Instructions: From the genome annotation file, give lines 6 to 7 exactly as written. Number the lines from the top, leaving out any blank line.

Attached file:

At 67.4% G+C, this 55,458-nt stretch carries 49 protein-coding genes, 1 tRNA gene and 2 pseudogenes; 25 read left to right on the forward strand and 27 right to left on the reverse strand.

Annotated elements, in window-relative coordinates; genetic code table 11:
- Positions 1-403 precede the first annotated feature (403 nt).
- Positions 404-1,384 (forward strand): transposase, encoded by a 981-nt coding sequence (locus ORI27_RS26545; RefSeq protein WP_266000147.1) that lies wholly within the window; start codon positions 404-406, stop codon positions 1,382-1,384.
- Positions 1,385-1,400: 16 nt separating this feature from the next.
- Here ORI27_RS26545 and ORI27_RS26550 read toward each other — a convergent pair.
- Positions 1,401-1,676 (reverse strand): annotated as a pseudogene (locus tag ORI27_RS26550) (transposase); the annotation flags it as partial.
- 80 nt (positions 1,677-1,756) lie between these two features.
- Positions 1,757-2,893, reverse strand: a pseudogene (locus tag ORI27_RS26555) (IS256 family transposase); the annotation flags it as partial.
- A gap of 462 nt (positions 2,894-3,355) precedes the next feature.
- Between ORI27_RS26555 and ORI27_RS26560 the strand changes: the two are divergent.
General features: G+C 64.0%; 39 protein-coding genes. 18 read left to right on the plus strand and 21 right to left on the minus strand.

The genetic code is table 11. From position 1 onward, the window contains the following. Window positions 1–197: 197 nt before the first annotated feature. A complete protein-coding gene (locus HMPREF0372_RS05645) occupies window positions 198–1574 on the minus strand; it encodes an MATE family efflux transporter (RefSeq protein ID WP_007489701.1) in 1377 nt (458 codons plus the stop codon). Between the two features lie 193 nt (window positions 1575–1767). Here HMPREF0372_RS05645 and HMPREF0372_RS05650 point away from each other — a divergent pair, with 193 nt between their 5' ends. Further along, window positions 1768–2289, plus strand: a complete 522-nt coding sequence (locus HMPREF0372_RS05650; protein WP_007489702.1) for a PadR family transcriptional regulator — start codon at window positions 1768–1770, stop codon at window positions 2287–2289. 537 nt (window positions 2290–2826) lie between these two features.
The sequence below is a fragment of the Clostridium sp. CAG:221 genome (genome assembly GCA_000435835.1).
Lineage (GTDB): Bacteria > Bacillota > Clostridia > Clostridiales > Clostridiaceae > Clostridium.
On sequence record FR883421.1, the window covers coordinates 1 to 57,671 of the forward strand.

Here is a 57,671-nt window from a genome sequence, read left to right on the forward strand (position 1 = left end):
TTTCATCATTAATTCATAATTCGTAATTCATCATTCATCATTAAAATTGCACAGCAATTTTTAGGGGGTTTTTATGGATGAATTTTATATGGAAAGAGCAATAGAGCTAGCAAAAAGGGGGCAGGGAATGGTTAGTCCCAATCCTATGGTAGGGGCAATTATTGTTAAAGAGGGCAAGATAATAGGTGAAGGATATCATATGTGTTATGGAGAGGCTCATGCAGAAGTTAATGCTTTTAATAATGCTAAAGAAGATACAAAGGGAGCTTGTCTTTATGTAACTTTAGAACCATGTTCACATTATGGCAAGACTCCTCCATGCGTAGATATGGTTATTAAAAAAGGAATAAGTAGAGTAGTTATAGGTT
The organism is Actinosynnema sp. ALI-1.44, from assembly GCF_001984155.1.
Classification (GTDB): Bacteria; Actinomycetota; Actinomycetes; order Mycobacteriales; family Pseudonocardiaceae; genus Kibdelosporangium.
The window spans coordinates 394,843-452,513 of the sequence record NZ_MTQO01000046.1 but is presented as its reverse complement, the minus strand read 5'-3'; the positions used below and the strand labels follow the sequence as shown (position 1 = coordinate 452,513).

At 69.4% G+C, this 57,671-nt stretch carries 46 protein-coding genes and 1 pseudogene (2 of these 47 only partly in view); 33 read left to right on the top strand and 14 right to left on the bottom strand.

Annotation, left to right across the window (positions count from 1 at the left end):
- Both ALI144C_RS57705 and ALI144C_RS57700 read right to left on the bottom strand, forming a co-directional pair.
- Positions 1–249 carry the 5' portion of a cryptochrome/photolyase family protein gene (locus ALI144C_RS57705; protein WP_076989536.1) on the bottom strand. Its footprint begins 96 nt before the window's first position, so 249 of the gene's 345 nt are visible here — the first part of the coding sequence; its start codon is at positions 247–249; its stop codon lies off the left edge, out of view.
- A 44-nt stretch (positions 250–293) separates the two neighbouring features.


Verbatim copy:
- Here ORI27_RS26545 and ORI27_RS26550 read toward each other — a convergent pair.
- Positions 1,401-1,676 (reverse strand): annotated as a pseudogene (locus tag ORI27_RS26550) (transposase); the annotation flags it as partial.